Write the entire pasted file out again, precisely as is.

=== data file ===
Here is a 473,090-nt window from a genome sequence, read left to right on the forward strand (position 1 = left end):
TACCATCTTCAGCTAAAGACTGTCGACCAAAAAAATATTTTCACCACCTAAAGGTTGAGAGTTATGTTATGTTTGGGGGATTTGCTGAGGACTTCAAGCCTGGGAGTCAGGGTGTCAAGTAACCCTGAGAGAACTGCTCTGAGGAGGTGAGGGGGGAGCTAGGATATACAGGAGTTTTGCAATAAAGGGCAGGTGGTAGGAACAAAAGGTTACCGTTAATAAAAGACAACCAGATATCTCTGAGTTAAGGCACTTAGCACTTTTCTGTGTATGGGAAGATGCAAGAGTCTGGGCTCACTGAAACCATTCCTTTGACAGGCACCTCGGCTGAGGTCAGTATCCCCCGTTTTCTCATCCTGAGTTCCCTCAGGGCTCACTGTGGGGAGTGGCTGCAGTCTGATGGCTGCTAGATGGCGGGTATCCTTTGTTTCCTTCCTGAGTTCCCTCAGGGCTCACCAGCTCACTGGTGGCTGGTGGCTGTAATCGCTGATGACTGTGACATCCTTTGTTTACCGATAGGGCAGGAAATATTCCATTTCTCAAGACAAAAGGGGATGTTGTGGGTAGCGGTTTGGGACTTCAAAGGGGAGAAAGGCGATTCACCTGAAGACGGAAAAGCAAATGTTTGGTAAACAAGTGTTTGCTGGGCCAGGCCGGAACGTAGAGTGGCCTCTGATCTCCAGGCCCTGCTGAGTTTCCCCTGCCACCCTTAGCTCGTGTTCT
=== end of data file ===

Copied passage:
Here is a 473,090-nt window from a genome sequence, read left to right on the forward strand (position 1 = left end):
TACCATCTTCAGCTAAAGACTGTCGACCAAAAAAATATTTTCACCACCTAAAGGTTGAGAGTTATGTTATGTTTGGGGGATTTGCTGAGGACTTCAAGCCTGGGAGTCAGGGTGTCAAGTAACCCTGAGAGAACTGCTCTGAGGAGGTGAGGGGGGAGCTAGGATATACAGGAGTTTTGCAATAAAGGGCAGGTGGTAGGAACAAAAGGTTACCGTTAATAAAAGACAACCAGATATCTCTGAGTTAAGGCACTTAGCACTTTTCTGTGTATGGGAAGATGCAAGAGTCTGGGCTCACTGAAACCATTCCTTTGACAGGCACCTCGGCTGAGGTCAGTATCCCCCGTTTTCTCATCCTGAGTTCCCTCAGGGCTCACTGTGGGGAGTGGCTGCAGTCTGATGGCTGCTAGATGGCGGGTATCCTTTGTTTCCTTCCTGAGTTCCCTCAGGGCTCACCAGCTCACTGGTGGCTGGTGGCTGTAATCGCTGATGACTGTGACATCCTTTGTTTACCGATAGGGCAGGAAATATTCCATTTCTCAAGACAAAAGGGGATGTTGTGGGTAGCGGTTTGGGACTTCAAAGGGGAGAAAGGCGATTCACCTGAAGACGGAAAAGCAAATGTTTGGTAAACAAGTGTTTGCTGGGCCAGGCCGGAACGTAGAGTGGCCTCTGATCTCCAGGCCCTGCTGAGTTTCCCCTGCCACCCTTAGCTCGTGTTCT